The Economist writes about a virtual world:
Second Life…is not a game. Admittedly, some residentsthere were 747,263 as of late September, and the number is growing by about 20% every monthare there just for fun. They fly over islands, meander through castles and gawk at dragons. But increasing numbers use Second Life for things that are quite serious. They form support groups for cancer survivors. They rehearse responses to earthquakes and terrorist attacks. They build Buddhist retreats and meditate.
By emphasising creativity and communication, Second Life is different from other synthetic online worlds.
Knowledge@Wharton writes about the downside:
Wharton experts note that expansion is a bigger issue for social networking sites than for other businesses, which don’t rely as heavily on user input. “Businesses based on community can become fragmented so much that they splinter off the people who were attracted to them in the first place,” says Bell.
While social networking sites wrestle with the expansion dilemma, Bell argues that the marketing problem these firms face is similar to the issues faced by other companies trying to segment a market. For instance, if Toyota’s Scion unit initially targets younger buyers, the cars could lose their cachet if Baby Boomers start buying them.
Chetan Sharma summarises findings from a couple of mobile trade shows in the US recently:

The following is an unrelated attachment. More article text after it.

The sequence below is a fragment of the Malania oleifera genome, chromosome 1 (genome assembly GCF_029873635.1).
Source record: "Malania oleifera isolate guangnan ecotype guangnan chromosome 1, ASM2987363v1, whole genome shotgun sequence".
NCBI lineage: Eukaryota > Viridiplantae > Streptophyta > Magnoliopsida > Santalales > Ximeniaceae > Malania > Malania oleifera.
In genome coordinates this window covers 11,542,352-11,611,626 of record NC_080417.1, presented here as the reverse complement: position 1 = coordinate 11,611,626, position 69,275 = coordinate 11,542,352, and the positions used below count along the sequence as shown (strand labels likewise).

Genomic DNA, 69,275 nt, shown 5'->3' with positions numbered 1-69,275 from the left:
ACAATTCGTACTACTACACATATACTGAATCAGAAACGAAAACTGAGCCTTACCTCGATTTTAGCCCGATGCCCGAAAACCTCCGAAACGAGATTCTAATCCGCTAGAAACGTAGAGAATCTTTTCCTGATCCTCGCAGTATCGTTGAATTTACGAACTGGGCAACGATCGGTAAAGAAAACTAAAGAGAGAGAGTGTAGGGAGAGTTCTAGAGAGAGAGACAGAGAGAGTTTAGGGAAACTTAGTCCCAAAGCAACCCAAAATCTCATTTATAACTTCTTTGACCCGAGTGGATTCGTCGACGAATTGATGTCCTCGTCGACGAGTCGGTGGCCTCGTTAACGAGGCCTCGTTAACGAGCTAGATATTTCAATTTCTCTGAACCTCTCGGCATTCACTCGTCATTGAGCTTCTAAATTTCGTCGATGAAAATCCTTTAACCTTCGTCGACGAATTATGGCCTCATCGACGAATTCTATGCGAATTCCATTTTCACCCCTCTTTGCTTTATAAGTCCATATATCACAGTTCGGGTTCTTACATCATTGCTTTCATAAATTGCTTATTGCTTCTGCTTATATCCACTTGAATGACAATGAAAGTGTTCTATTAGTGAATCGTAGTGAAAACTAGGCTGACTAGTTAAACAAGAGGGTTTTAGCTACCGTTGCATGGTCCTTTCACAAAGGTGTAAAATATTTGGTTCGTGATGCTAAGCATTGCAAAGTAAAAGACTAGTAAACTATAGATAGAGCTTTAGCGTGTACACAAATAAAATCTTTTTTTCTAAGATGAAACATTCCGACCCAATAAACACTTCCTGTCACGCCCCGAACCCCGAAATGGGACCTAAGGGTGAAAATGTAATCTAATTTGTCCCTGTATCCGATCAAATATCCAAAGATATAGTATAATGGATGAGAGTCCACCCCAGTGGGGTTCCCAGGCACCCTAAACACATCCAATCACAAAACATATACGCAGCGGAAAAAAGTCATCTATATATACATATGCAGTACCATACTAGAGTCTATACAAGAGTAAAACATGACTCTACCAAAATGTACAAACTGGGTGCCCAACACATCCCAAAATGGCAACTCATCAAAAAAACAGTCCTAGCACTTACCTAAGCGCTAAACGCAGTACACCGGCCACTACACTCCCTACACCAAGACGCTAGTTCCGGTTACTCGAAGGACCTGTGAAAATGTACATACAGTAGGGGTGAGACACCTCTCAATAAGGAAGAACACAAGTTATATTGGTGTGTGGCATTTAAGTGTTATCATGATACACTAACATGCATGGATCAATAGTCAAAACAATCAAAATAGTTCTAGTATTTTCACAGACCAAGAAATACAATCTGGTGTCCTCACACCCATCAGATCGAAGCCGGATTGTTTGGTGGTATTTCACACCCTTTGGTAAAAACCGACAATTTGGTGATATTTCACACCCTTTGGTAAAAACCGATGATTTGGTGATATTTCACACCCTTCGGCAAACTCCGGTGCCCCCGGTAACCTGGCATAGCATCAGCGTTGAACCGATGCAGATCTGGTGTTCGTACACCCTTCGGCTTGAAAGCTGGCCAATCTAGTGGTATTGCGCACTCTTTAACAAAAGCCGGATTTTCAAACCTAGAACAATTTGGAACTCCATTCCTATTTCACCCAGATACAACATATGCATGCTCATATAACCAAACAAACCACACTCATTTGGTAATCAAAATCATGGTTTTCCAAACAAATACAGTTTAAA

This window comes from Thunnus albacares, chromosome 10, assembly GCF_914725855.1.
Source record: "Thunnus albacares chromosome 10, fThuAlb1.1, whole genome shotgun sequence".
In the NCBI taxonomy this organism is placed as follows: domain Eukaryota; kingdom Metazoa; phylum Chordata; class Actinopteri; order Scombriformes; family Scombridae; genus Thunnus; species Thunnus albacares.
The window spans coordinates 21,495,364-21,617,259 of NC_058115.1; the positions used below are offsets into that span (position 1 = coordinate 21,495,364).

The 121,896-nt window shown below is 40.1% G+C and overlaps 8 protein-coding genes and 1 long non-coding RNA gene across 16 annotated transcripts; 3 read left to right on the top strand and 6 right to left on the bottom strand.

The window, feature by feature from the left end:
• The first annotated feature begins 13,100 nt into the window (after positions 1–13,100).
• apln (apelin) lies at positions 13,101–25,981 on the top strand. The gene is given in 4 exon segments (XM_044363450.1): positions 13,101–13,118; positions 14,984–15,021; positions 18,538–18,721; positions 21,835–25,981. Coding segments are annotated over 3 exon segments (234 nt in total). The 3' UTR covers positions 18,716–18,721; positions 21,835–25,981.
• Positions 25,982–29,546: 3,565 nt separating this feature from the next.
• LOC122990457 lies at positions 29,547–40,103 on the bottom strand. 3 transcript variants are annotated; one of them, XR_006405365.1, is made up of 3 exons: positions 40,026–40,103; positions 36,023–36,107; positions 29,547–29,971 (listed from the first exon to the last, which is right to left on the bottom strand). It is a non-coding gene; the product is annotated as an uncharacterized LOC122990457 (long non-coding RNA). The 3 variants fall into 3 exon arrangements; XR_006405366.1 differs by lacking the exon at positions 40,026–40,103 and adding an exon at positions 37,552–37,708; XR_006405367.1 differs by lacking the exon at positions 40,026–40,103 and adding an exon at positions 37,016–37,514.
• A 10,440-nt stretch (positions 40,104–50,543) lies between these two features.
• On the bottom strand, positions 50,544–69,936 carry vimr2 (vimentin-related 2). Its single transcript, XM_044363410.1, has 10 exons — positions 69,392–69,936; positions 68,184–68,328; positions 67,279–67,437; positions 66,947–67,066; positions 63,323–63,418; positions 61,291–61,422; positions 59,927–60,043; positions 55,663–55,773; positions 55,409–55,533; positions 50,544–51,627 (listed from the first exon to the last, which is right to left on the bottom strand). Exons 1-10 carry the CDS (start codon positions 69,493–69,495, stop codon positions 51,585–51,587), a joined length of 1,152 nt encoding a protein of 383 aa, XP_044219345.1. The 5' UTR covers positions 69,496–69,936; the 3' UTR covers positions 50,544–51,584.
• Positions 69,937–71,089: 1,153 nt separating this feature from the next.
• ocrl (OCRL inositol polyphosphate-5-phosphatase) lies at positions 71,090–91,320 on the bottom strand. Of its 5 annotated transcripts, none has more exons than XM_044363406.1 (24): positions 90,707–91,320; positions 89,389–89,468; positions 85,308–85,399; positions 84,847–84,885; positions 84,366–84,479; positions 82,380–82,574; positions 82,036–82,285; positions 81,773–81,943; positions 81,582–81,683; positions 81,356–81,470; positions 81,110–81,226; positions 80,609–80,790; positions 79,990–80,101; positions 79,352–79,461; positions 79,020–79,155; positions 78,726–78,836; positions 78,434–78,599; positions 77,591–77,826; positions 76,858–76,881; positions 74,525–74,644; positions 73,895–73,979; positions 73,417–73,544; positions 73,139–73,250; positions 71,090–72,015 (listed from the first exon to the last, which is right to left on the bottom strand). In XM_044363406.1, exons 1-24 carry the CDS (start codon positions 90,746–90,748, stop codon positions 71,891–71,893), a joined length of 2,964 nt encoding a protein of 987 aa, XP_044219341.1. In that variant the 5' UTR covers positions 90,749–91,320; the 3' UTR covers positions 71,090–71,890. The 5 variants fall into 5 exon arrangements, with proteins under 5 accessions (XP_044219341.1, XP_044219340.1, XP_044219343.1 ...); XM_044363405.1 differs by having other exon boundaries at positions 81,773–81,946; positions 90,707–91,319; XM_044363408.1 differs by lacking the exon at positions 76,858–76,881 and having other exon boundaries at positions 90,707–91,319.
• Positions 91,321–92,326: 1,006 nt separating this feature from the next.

MES and MECCA. The central theme from both the shows was community and advertising. The buzz shifted from Mobile Search, Mobile TV, and IMS during the last couple of shows to Mobile Advertising. The prospective lifecycle of product development goes like this build community (whether it is around user generated content, games, artists, bands or other) and monetize the community by advertising. The permutation and combination of the business models are: free application and/or free content, subscription, earn credits for watching ads, more credits for feedback/surveys, etc. Companies who are able to build a large mobile community (at least 5-10M active users) and gather some specific demographic data become hot property of the moment. It is important to note that the mindset for an exit strategy for companies in the social media and user generated content space has changed a bit. Instead of getting acquired by software or computing companies like Google and Yahoo (yes, yes, they are media companies as well) to traditional Media companies like FOX and HBO. This was quite apparent in a number of discussions I had with the executives from new media content companies.